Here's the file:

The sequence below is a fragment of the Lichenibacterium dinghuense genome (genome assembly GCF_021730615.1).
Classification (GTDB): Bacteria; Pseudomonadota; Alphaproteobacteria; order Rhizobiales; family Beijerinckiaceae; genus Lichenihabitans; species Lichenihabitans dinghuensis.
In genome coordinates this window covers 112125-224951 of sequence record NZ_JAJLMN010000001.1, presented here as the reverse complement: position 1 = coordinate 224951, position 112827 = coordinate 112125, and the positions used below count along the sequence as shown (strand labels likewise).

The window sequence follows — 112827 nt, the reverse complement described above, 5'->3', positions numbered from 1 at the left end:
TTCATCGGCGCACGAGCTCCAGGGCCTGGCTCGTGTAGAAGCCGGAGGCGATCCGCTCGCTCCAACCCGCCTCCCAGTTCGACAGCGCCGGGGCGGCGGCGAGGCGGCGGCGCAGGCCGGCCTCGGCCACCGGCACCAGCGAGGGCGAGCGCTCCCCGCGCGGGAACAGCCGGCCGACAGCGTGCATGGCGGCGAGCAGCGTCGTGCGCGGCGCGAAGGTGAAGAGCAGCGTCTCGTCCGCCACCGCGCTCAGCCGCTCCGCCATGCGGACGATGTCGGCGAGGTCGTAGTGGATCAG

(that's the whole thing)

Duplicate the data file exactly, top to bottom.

The sequence below is a fragment of the Lichenibacterium dinghuense genome (genome assembly GCF_021730615.1).
Classification (GTDB): Bacteria; Pseudomonadota; Alphaproteobacteria; order Rhizobiales; family Beijerinckiaceae; genus Lichenihabitans; species Lichenihabitans dinghuensis.
In genome coordinates this window covers 112125-224951 of sequence record NZ_JAJLMN010000001.1, presented here as the reverse complement: position 1 = coordinate 224951, position 112827 = coordinate 112125, and the positions used below count along the sequence as shown (strand labels likewise).

The window sequence follows — 112827 nt, the reverse complement described above, 5'->3', positions numbered from 1 at the left end:
TTCATCGGCGCACGAGCTCCAGGGCCTGGCTCGTGTAGAAGCCGGAGGCGATCCGCTCGCTCCAACCCGCCTCCCAGTTCGACAGCGCCGGGGCGGCGGCGAGGCGGCGGCGCAGGCCGGCCTCGGCCACCGGCACCAGCGAGGGCGAGCGCTCCCCGCGCGGGAACAGCCGGCCGACAGCGTGCATGGCGGCGAGCAGCGTCGTGCGCGGCGCGAAGGTGAAGAGCAGCGTCTCGTCCGCCACCGCGCTCAGCCGCTCCGCCATGCGGACGATGTCGGCGAGGTCGTAGTGGATCAG